http://www.ebuild.co.uk/topic/15950-kingspan-tek-sips-panels/page__st__80


    Thanks

    Pete
    •  
      CommentAuthordjh
    • CommentTimeFeb 7th 2017
     
    Posted By: OracsRevengeLooking through the TRADA construction book, they give this detail

    Your copy must be different to mine then, because my 5th ed copy only shows two pieces of wood stacked. The TRADA book is not state of the art (perhaps Timber can confirm this). The Passivhaus Details book has better details.

    Anything based on government approved details cannot be trusted when it comes to thermal bridging, IMHO.

    Additional insulation on the outside is probably the most common way around the issue.

    Perhaps see what MBC or Touchwood can do (there are doubtless others as well).

    This thread may be worth reading:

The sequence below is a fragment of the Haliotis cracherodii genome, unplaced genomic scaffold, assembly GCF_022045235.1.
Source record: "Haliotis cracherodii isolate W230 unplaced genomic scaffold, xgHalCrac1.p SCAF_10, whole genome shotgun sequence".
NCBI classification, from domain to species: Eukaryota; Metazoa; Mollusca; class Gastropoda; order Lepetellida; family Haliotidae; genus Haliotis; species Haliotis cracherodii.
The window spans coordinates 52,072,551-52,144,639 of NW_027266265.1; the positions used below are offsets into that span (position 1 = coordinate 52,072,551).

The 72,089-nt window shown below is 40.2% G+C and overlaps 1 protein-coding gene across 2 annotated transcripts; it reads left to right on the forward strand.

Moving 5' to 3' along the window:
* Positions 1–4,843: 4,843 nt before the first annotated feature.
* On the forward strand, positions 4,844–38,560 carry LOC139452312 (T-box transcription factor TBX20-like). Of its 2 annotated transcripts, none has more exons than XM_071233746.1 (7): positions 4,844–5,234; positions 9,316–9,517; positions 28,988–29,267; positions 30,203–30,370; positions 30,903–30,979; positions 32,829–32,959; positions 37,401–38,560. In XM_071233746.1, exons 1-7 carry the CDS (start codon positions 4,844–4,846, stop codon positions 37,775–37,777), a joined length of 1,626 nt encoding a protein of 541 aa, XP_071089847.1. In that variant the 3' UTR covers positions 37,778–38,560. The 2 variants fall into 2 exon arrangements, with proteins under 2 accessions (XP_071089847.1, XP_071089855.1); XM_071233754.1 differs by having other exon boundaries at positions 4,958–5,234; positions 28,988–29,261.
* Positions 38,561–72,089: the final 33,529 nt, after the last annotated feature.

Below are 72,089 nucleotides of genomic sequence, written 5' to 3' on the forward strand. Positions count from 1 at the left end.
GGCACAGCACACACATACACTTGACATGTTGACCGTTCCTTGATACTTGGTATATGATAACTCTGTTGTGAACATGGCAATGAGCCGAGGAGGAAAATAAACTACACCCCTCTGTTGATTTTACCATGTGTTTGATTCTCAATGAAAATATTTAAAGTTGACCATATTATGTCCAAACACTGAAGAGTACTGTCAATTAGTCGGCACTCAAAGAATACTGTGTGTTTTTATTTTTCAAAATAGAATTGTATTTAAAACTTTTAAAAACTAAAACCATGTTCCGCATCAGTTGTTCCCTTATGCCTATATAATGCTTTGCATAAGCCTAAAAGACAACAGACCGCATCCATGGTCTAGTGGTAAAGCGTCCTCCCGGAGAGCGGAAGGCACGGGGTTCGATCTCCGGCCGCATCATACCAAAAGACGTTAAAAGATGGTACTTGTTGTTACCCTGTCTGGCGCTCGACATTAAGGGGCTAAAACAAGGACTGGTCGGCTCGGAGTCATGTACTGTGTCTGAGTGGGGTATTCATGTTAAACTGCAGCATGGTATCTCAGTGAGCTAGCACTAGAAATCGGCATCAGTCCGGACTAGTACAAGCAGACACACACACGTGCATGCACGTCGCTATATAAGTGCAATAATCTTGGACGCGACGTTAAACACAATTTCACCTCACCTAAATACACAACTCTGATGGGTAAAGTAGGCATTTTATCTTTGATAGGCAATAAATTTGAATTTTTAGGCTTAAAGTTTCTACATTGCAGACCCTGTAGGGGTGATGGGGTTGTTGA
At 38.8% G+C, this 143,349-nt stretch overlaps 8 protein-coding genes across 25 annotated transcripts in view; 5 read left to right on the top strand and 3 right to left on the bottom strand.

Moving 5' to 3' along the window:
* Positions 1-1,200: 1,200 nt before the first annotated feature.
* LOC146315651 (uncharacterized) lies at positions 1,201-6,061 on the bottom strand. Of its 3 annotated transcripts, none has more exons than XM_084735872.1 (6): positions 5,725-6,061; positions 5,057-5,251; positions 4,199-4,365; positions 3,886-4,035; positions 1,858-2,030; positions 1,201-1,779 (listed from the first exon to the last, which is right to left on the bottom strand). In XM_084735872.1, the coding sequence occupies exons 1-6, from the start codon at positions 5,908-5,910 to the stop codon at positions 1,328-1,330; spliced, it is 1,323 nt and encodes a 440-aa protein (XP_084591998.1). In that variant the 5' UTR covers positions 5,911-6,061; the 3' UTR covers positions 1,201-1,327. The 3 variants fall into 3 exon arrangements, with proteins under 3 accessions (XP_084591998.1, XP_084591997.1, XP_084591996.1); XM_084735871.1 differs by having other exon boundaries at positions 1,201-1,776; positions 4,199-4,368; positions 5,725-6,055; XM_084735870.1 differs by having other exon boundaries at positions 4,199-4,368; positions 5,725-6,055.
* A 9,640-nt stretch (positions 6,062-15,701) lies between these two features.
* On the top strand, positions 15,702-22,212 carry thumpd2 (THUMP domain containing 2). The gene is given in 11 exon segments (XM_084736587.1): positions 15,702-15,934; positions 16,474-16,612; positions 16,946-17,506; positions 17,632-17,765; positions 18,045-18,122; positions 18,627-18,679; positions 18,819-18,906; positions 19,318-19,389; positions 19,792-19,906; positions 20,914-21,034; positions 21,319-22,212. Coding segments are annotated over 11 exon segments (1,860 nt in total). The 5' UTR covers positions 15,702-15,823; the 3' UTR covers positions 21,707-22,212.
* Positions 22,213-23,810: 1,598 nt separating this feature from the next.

http://www.greenbuildingforum.co.uk/newforum/comments.php?DiscussionID=10226
  6.  
    Apologies if I query anything that's already been answered - I have only had a skim-read of the replies hitherto, but is that really 150mm of timber (2 x sole-plates and bottom rail) above the DPC? That's a hell of a thermal bridge! And the 100 u/floor and 20 upstands compares poorly with 270 EPS and 75 Pu u/floor and 100 Pu upstands in a house I was involved with a couple of years ago.

    One of the general lessons I learned was that any measurement errors (openings made too large, for example) tended to be 'made good' with solid baulks of timber, with no provision for insulation - again, huge thermal bridges compared with the 0.12 U value of the frame overall.